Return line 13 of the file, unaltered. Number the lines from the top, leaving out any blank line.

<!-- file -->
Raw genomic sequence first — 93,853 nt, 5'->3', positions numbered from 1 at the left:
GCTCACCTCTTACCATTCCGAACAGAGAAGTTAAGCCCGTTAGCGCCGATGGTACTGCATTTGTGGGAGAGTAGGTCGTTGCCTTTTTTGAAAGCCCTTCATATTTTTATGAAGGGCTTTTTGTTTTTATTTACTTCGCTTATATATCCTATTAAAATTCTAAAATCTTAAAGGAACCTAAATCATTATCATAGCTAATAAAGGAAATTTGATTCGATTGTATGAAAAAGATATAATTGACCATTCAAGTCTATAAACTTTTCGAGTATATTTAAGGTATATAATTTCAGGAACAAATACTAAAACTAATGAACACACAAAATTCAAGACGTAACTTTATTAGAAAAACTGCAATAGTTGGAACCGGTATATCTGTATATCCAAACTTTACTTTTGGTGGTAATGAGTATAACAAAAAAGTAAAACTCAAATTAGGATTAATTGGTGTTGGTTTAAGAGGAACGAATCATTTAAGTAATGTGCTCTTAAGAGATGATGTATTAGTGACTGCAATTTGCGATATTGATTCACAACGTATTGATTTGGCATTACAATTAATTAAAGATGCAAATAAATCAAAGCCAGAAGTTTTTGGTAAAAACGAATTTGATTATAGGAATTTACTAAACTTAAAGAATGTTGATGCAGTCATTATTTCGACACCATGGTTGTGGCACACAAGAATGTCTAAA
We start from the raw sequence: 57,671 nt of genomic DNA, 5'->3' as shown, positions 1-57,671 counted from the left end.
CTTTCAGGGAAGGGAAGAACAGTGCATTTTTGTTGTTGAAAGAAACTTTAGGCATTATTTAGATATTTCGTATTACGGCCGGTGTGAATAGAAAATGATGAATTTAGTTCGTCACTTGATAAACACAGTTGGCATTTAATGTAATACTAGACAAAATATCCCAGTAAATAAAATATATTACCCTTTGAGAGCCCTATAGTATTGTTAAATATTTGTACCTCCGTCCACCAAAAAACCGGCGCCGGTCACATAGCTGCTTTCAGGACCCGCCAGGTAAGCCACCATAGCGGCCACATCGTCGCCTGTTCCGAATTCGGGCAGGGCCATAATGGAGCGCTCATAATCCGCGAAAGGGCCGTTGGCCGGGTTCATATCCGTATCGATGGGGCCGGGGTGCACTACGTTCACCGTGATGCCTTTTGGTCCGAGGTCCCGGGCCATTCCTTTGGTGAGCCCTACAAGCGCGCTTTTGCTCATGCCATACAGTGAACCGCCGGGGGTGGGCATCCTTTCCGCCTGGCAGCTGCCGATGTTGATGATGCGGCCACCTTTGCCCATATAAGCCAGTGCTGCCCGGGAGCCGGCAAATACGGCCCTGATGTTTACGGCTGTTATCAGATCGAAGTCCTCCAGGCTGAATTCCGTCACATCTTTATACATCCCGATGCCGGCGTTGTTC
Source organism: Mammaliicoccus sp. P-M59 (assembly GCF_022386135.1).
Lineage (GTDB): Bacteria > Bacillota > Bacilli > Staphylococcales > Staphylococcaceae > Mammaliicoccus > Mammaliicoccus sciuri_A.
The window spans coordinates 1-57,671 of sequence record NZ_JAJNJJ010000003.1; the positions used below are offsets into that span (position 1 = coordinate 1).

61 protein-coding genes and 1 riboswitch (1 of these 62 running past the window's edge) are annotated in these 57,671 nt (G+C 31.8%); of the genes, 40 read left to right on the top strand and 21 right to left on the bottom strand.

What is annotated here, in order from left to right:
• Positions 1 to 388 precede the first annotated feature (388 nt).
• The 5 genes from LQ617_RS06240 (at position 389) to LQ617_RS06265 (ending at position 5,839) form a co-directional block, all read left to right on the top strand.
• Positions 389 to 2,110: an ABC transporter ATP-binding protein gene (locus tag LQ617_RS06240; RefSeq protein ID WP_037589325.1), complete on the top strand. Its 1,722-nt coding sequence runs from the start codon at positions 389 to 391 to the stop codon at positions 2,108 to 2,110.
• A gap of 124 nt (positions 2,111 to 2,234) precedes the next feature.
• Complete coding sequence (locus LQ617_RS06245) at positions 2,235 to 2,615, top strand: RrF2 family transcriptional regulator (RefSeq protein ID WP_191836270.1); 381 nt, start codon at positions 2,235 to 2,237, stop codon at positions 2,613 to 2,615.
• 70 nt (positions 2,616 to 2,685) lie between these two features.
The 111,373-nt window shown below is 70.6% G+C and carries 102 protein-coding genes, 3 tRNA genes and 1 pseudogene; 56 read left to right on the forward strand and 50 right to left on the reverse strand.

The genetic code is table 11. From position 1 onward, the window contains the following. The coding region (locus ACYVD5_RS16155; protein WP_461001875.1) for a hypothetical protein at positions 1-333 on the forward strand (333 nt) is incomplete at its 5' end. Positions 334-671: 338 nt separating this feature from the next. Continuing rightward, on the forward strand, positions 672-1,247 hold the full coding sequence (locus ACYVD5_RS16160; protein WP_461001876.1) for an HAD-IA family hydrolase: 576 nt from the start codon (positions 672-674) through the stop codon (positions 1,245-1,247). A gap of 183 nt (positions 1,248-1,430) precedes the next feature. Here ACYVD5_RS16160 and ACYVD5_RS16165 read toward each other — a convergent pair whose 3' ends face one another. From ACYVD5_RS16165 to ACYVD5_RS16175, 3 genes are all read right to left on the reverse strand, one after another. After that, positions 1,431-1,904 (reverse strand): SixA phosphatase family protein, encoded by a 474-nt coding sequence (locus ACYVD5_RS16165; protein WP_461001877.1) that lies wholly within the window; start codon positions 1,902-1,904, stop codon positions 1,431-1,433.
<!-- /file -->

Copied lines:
• A gap of 124 nt (positions 2,111 to 2,234) precedes the next feature.